Efforts by the U.K.’s Serious Fraud Office to use plea bargaining as a way of dealing with financial crime were dealt a further blow this week when a judge jailed an executive who had cooperated with the agency.
Robert Dougall, a former marketing director at Johnson & Johnson subsidiary DePuy International, admitted that he was involved in making corrupt payments of £4.5m ($6.9 million) to people working for the Greek state health system.
The SFO requested a suspended sentence for Dougall, arguing that he was the first “cooperating defendant” in a major corruption investigation and “provided substantial assistance” to the agency, which is still investigating others suspected of involvement.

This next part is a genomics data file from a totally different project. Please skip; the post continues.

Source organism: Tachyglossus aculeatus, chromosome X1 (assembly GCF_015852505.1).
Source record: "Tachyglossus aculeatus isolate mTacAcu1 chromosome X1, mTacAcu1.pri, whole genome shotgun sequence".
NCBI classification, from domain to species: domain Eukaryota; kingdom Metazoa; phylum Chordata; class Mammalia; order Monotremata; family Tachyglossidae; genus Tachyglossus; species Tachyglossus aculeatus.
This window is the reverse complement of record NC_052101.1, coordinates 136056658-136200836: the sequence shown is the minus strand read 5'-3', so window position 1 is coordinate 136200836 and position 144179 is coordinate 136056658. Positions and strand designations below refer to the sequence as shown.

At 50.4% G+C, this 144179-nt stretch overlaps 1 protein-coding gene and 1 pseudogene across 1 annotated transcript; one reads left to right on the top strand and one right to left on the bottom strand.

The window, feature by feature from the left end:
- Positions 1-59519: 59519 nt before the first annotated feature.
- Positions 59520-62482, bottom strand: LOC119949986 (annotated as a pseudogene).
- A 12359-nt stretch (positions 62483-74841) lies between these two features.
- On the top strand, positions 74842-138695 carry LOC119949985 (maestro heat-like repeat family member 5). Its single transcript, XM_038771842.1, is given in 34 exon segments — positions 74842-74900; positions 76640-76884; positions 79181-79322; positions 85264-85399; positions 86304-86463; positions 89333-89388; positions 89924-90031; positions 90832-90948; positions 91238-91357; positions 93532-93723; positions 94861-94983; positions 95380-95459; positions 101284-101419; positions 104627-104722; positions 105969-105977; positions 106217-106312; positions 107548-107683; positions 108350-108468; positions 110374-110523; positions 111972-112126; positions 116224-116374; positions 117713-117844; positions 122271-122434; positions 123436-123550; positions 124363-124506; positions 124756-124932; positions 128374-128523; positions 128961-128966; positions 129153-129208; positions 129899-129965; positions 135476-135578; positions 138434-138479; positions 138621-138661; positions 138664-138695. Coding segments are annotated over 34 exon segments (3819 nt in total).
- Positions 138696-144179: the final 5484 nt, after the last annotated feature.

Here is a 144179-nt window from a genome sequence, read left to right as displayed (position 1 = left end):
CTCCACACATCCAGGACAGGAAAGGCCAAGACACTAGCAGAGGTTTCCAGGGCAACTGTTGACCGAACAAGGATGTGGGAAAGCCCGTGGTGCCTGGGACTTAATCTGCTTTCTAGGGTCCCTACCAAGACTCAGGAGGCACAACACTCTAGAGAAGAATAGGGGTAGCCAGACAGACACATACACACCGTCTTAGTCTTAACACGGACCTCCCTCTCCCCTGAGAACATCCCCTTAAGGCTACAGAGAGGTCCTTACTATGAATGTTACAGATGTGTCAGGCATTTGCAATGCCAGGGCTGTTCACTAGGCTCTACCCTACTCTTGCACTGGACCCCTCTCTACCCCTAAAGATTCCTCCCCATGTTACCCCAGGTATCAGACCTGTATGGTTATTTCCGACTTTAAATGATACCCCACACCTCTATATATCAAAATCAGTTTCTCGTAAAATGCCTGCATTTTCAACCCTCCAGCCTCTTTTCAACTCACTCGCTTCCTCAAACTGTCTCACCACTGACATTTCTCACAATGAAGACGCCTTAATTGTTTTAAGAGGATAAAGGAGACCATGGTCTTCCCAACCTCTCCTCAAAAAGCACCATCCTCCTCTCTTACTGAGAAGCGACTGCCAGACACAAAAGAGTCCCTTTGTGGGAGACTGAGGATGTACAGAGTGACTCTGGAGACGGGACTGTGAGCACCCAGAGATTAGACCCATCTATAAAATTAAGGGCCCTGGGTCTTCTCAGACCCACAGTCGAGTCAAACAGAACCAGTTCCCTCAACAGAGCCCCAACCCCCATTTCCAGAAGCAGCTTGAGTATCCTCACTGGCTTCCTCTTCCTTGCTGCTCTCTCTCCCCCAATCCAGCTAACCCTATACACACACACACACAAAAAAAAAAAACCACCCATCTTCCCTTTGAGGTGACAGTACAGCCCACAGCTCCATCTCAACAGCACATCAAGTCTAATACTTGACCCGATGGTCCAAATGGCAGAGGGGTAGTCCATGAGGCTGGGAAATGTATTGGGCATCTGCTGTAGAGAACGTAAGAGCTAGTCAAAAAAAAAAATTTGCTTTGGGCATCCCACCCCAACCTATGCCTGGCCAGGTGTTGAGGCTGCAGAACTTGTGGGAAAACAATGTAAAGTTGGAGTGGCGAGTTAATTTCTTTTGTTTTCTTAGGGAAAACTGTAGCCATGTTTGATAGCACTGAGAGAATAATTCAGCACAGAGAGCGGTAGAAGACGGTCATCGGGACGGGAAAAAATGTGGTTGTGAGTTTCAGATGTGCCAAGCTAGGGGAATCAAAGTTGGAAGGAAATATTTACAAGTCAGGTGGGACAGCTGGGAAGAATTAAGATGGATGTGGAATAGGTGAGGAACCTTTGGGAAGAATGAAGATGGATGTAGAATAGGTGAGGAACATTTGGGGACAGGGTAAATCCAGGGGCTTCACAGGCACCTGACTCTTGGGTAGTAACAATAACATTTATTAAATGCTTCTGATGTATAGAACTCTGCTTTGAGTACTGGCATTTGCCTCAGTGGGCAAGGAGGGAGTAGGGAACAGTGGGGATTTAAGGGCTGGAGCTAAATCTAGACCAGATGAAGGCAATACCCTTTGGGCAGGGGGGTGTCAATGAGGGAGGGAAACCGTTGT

But the judge in the case, Mr, Justice Bean, ignored the SFO and jailed Dougall for 12 months, making him the first U.K. executive to get a prison sentence for overseas bribery.
The judge said he accepted the public policy interest in encouraging cooperation from defendants, but added, “It does not justify a suspended sentence in a case where corruption was systemic and long term and involved several million pounds in corrupt payments.”
Efforts to create a US..-style system of plea bargaining are a key part of the SFO’s strategy for getting tougher on corruption and serious financial crime.
But last month an angry judge heavily criticized the SFO for a plea deal it reached in a case involving Innospec, a chemicals company that pleaded guilty to paying bribes in Indonesia. In a landmark ruling, Lord Justice Thomas, the U.K.’s deputy head of criminal justice, said the SFO "had no power to enter into the arrangements made, and no such arrangements should be made again.”
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